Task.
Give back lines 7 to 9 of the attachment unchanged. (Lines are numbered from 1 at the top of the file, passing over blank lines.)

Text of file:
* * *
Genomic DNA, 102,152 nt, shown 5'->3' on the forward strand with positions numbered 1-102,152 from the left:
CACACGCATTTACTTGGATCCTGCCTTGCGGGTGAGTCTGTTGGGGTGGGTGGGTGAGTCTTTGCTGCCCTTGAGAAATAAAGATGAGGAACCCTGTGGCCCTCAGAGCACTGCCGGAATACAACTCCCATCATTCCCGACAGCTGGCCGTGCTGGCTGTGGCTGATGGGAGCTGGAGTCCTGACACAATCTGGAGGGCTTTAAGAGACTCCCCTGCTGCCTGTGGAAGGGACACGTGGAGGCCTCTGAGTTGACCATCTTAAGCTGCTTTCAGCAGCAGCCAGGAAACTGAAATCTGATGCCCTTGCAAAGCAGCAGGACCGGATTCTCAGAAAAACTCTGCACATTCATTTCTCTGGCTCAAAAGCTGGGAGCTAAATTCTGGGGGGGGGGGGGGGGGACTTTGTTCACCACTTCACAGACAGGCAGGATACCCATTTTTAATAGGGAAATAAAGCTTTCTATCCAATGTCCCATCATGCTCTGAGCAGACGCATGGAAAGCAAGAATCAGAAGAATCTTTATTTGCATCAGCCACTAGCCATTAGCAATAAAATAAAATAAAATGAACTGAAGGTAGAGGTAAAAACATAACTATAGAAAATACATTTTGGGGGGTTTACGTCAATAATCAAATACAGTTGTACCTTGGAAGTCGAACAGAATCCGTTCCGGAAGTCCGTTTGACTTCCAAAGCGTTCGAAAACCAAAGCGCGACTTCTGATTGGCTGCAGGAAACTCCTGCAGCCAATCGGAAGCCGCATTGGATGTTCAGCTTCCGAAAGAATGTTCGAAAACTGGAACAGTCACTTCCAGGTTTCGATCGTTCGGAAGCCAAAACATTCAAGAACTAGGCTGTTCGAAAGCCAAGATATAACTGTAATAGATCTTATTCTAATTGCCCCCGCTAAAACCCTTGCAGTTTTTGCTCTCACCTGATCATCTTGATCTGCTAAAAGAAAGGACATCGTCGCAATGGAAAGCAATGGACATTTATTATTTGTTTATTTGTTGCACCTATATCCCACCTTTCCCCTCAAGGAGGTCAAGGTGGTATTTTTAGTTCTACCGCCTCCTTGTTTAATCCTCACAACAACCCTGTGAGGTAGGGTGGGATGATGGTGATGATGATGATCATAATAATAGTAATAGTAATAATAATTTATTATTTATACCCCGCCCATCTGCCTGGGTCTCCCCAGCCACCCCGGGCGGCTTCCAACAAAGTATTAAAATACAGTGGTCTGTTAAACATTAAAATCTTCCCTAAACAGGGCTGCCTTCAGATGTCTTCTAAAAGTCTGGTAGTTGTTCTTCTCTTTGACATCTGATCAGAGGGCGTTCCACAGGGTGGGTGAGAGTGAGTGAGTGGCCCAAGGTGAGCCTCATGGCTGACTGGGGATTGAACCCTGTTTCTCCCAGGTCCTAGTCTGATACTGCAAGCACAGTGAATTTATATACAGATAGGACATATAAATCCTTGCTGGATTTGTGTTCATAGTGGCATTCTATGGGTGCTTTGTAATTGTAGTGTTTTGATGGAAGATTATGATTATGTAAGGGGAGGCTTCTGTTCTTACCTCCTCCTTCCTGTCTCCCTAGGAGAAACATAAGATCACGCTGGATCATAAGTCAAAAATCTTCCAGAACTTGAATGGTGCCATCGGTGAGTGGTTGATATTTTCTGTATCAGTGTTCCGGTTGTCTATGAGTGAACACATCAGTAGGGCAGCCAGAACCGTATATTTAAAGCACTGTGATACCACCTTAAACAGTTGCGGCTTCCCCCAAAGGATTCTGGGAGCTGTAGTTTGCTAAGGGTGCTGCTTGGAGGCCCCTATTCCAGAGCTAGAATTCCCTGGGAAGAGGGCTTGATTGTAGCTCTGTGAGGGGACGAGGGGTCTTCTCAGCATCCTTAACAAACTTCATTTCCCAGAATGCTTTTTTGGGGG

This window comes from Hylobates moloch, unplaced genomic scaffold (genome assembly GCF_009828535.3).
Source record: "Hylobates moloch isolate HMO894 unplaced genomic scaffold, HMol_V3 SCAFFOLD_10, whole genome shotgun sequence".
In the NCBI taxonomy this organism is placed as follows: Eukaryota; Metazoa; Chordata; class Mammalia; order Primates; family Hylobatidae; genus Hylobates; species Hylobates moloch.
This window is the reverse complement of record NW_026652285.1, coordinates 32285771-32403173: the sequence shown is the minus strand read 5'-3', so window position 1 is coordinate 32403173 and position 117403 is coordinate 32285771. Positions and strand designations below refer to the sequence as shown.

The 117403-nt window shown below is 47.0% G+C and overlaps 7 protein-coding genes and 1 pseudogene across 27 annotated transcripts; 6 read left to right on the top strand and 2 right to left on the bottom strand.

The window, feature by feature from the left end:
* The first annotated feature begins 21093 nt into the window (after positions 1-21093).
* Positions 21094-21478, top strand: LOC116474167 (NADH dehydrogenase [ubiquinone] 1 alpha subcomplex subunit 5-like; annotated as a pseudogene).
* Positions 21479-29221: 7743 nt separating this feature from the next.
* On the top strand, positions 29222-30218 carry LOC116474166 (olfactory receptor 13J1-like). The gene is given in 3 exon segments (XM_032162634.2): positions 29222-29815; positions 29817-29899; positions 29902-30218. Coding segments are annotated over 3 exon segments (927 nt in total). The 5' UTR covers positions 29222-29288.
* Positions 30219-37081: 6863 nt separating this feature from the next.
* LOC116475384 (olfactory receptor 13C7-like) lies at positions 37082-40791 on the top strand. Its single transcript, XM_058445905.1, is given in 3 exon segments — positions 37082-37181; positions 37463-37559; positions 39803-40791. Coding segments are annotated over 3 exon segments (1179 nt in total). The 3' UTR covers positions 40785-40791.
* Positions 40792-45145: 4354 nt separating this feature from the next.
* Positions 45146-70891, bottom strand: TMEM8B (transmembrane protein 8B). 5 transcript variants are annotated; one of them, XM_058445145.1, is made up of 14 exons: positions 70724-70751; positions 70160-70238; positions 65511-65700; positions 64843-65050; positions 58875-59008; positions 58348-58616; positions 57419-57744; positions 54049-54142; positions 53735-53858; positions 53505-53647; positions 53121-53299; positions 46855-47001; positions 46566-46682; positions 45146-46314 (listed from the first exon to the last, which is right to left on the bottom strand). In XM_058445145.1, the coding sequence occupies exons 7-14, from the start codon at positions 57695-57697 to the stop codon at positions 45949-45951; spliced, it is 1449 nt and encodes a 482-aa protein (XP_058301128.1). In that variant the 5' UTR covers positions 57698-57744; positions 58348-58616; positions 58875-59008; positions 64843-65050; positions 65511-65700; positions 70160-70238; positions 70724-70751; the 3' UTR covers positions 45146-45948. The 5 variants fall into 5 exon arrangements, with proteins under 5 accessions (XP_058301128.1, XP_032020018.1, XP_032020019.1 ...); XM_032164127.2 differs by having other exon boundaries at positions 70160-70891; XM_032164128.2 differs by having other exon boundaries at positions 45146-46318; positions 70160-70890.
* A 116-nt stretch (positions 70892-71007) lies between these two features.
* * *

The 117403-nt window shown below is 47.0% G+C and overlaps 7 protein-coding genes and 1 pseudogene across 27 annotated transcripts; 6 read left to right on the top strand and 2 right to left on the bottom strand.

The window, feature by feature from the left end:
* The first annotated feature begins 21093 nt into the window (after positions 1-21093).